Fed Chairman Powell’s speech in Jackson Hole was less than 1,300 words (it fits on two A4 pages) and lasted no more than 8 minutes, prefaced by Powell saying, “My remarks will be shorter, my narrower focus and my message more direct” (than in previous years). Restoring price stability “will take some time” and “will likely require a prolonged period of below-trend growth” which “will also cause difficulties to households and businesses,” Powell said. “But a failure to restore price stability would mean far greater pain,” he added.

After referring to the second successive 75 basis point rate hike in as many meetings, Powell said “our decision at the September meeting will depend on the totality of incoming data and the evolving outlook.” Read this to mean that the decision will be between 50bps and 75bps. Markets were valued 66.5 basis points from the September tightening before Powell and ended Friday virtually unchanged (66.9 basis points). So another toss-up. The September 13 CPI, just over a week before the FOMC, is going to be important (in this regard, Powell called July’s lower inflation readings “welcome”).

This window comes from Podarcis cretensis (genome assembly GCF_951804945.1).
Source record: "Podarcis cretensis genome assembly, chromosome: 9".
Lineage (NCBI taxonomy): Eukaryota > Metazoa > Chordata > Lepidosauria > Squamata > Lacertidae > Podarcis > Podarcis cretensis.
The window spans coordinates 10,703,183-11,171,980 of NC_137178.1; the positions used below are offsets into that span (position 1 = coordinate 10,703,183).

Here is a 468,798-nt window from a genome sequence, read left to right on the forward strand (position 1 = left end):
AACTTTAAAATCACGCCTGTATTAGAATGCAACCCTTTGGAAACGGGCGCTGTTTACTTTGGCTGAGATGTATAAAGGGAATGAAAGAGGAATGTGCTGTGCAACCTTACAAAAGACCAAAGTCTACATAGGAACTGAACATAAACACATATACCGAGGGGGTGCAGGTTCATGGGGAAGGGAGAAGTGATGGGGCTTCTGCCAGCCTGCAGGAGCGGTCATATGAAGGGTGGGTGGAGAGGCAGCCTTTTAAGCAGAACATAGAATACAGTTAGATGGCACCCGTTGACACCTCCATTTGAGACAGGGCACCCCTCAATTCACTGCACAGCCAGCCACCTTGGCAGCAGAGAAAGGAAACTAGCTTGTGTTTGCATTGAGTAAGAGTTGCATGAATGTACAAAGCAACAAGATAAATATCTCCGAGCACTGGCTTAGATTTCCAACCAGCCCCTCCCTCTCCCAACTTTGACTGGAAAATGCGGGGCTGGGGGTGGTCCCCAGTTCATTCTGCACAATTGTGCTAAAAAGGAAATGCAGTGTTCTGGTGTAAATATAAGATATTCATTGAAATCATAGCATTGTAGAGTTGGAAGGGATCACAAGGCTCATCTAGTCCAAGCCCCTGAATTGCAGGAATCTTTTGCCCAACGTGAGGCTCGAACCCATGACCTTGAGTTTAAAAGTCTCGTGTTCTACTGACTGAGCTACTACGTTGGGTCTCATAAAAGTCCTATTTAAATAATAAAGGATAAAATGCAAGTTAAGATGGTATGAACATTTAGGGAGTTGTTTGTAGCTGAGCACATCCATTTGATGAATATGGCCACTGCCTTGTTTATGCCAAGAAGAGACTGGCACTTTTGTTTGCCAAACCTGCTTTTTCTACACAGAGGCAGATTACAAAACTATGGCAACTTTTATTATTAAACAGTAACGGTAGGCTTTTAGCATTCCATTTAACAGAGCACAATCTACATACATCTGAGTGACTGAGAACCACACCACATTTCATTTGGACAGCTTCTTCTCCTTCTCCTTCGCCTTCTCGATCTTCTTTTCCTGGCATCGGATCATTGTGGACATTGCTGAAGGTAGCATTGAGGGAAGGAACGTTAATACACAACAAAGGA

There were forward-looking indications of all sorts of things in the talk, via an implied pushback against market prices for rate cuts in 2023. Namely, “The historical record strongly cautions against premature policy easing. . The most recent individual projections from participants at the June SEP committee showed the median federal funds rate to be just below 4% through the end of 2023. Participants will update their projections at the September meeting. “. (I can bet you they won’t, on average, be lower).